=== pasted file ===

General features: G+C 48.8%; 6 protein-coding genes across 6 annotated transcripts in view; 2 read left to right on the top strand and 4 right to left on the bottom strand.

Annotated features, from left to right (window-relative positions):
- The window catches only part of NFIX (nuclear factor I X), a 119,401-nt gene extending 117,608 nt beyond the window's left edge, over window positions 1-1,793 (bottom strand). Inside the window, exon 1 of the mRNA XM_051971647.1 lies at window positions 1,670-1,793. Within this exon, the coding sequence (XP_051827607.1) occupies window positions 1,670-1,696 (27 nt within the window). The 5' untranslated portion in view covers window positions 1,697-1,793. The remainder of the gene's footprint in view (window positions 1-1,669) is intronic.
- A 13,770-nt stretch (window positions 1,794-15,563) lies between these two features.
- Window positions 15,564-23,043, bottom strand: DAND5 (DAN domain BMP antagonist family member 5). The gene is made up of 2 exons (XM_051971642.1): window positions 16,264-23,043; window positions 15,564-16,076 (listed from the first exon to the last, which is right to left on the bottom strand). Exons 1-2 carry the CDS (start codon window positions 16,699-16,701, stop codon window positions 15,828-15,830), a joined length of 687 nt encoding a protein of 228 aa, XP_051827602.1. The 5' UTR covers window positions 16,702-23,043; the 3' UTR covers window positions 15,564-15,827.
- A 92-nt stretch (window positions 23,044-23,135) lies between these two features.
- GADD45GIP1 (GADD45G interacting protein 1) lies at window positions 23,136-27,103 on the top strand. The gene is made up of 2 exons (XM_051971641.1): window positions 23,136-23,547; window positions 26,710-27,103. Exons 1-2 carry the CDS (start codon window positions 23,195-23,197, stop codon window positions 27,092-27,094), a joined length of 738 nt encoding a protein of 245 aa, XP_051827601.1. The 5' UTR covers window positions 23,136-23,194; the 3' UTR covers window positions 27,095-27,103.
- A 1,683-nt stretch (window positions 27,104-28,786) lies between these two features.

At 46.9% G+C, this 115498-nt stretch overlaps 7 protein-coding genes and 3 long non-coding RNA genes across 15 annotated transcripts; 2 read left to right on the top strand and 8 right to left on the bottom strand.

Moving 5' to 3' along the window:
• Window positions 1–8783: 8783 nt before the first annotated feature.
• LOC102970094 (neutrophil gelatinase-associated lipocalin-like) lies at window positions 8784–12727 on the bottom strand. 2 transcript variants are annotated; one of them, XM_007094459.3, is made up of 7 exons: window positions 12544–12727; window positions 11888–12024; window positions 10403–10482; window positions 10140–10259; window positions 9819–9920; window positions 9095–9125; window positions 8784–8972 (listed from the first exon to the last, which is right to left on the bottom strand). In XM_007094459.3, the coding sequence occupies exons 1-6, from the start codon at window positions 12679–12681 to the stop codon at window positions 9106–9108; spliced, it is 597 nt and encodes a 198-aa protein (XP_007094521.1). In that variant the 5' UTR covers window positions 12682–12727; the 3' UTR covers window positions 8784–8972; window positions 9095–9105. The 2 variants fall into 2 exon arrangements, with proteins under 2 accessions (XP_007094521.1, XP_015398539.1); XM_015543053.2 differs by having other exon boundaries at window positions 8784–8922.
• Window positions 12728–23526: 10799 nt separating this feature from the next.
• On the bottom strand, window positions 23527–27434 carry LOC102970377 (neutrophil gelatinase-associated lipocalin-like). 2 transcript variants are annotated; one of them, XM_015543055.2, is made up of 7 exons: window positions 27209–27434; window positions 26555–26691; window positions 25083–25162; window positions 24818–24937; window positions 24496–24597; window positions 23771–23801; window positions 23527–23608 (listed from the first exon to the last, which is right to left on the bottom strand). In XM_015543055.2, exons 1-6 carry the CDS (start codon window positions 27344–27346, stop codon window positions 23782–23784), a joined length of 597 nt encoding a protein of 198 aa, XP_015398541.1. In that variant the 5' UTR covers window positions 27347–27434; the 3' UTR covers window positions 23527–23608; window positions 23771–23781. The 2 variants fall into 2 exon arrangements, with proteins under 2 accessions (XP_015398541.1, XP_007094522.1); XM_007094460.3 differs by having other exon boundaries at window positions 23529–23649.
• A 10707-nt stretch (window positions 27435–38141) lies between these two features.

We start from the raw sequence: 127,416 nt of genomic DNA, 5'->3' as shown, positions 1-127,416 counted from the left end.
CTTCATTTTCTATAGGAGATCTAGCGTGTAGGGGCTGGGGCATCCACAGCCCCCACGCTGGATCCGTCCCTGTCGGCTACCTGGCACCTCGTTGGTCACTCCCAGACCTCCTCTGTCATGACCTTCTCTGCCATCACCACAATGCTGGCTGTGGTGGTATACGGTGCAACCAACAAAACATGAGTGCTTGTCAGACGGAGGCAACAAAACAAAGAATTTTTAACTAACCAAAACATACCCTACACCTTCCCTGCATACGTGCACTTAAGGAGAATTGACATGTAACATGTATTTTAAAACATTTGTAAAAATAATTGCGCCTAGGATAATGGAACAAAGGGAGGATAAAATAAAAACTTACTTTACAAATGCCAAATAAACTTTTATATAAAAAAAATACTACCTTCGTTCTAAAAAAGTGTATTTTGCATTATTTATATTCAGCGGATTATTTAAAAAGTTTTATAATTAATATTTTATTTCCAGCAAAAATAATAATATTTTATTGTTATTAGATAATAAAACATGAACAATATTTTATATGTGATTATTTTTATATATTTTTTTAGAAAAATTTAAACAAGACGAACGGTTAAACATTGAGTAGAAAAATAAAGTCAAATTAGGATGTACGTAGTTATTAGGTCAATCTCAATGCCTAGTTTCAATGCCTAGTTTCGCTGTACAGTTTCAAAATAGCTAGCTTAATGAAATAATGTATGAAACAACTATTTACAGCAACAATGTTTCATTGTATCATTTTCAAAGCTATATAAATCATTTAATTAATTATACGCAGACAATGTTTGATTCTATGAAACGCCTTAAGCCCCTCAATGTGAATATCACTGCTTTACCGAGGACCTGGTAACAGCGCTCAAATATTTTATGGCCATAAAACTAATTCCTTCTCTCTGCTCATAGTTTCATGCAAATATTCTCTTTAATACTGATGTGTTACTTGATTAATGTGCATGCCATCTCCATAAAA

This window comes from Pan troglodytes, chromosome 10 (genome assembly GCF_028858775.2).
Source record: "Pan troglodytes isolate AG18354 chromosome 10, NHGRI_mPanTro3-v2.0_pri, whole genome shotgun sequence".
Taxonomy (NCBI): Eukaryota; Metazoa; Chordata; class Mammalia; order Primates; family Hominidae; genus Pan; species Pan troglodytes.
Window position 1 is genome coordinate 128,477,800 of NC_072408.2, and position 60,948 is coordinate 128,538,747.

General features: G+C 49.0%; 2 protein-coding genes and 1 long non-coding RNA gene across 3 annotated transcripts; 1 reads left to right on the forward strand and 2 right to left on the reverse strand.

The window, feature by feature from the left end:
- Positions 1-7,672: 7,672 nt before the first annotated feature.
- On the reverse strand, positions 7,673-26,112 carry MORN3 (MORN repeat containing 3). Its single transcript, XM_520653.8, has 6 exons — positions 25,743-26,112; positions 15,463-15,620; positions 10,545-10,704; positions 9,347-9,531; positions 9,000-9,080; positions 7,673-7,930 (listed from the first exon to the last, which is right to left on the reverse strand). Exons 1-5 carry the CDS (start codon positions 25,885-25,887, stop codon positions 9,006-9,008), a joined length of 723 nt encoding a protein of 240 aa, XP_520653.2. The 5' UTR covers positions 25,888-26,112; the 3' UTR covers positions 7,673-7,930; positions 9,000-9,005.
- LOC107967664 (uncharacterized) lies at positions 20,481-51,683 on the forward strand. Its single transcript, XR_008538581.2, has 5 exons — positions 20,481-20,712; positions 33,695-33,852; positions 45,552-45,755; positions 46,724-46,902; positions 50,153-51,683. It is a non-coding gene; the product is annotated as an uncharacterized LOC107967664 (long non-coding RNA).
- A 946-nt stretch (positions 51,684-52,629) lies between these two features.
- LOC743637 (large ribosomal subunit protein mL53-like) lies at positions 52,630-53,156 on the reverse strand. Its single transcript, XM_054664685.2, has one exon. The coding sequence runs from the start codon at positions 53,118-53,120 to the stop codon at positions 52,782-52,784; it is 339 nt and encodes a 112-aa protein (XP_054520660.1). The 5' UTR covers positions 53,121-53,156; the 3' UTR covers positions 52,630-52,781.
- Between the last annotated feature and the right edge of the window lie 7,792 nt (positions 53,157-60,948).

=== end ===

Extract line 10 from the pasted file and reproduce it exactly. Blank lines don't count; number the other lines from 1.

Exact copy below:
Moving 5' to 3' along the window: